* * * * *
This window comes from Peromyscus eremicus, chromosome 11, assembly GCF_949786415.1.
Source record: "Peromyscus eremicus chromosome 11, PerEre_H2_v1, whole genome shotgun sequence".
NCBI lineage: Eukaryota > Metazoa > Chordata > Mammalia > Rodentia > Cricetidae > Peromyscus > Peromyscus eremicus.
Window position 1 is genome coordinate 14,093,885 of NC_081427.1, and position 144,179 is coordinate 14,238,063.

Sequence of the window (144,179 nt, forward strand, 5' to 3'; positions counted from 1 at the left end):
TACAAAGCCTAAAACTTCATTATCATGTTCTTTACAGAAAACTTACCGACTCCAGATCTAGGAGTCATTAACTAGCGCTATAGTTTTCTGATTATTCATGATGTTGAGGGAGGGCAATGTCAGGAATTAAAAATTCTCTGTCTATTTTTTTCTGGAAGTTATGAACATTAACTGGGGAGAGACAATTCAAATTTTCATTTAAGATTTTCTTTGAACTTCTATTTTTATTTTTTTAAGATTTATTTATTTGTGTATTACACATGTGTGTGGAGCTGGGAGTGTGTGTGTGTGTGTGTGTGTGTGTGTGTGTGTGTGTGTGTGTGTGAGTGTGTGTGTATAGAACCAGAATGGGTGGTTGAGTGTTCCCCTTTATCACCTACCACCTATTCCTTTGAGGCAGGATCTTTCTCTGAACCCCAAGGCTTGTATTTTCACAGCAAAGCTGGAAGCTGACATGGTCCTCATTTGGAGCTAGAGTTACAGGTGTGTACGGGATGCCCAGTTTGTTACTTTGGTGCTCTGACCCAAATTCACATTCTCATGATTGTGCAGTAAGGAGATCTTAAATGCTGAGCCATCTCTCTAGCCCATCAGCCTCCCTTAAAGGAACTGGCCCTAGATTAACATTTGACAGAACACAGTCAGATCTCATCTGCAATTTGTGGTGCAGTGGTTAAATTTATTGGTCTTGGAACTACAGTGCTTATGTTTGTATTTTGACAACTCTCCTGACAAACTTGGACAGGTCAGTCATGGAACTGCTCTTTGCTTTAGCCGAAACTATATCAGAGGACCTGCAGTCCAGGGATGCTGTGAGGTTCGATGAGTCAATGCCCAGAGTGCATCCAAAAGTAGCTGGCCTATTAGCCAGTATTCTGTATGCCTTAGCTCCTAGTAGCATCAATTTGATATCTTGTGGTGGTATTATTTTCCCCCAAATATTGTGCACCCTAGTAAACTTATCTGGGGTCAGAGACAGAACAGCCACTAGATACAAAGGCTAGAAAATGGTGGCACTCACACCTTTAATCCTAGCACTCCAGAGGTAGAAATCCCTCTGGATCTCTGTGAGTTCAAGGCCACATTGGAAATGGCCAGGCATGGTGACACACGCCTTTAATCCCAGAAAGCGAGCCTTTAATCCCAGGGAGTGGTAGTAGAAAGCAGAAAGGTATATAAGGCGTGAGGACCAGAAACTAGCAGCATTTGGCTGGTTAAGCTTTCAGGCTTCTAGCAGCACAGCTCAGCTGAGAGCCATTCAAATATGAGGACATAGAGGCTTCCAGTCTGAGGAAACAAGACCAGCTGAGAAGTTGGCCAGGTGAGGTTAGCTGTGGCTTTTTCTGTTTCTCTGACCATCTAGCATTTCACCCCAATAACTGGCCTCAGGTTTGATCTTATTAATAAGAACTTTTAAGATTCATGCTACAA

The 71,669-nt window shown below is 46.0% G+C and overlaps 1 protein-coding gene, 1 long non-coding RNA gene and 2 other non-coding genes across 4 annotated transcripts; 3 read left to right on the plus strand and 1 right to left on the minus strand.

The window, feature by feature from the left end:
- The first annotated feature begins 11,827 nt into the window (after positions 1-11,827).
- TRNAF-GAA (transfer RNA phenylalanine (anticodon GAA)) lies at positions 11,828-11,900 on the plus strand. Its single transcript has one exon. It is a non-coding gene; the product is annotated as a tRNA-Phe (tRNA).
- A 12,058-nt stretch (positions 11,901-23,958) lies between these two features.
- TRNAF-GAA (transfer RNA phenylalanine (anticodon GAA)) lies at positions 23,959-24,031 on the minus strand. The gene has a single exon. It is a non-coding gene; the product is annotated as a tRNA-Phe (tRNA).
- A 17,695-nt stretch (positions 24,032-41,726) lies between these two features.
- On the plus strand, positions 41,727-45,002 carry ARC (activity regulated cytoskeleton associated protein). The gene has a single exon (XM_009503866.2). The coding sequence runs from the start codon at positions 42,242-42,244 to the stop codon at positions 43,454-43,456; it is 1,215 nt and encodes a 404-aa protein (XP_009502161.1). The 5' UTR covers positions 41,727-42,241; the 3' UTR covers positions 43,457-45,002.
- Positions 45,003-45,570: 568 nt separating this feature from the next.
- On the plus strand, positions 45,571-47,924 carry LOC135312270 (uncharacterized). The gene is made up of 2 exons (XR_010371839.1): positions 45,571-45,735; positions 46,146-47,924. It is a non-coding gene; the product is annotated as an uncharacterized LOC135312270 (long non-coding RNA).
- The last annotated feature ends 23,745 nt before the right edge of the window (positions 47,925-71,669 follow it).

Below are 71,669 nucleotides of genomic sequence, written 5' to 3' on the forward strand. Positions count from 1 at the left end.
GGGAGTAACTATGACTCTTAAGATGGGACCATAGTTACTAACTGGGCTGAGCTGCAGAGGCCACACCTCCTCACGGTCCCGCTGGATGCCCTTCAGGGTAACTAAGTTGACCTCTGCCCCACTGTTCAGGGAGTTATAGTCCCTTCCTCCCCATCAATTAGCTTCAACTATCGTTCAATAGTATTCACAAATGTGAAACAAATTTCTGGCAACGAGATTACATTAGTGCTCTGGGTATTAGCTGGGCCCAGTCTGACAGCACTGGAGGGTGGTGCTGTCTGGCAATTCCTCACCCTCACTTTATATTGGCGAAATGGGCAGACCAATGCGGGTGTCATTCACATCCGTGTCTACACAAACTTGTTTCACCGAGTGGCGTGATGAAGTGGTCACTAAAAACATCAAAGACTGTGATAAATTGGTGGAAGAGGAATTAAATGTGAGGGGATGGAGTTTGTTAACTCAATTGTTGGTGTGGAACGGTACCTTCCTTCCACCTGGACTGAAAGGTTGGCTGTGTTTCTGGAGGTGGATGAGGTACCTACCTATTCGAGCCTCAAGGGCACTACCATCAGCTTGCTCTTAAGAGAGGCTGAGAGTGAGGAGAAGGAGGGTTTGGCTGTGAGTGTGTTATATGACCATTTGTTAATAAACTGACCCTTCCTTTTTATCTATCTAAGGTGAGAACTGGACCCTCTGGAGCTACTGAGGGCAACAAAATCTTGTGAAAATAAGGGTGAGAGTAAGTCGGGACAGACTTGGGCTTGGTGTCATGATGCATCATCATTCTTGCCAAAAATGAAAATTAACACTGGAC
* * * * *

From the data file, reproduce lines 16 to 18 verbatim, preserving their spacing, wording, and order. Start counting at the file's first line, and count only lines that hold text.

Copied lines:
- On the plus strand, positions 45,571-47,924 carry LOC135312270 (uncharacterized). The gene is made up of 2 exons (XR_010371839.1): positions 45,571-45,735; positions 46,146-47,924. It is a non-coding gene; the product is annotated as an uncharacterized LOC135312270 (long non-coding RNA).
- The last annotated feature ends 23,745 nt before the right edge of the window (positions 47,925-71,669 follow it).

Below are 71,669 nucleotides of genomic sequence, written 5' to 3' on the forward strand. Positions count from 1 at the left end.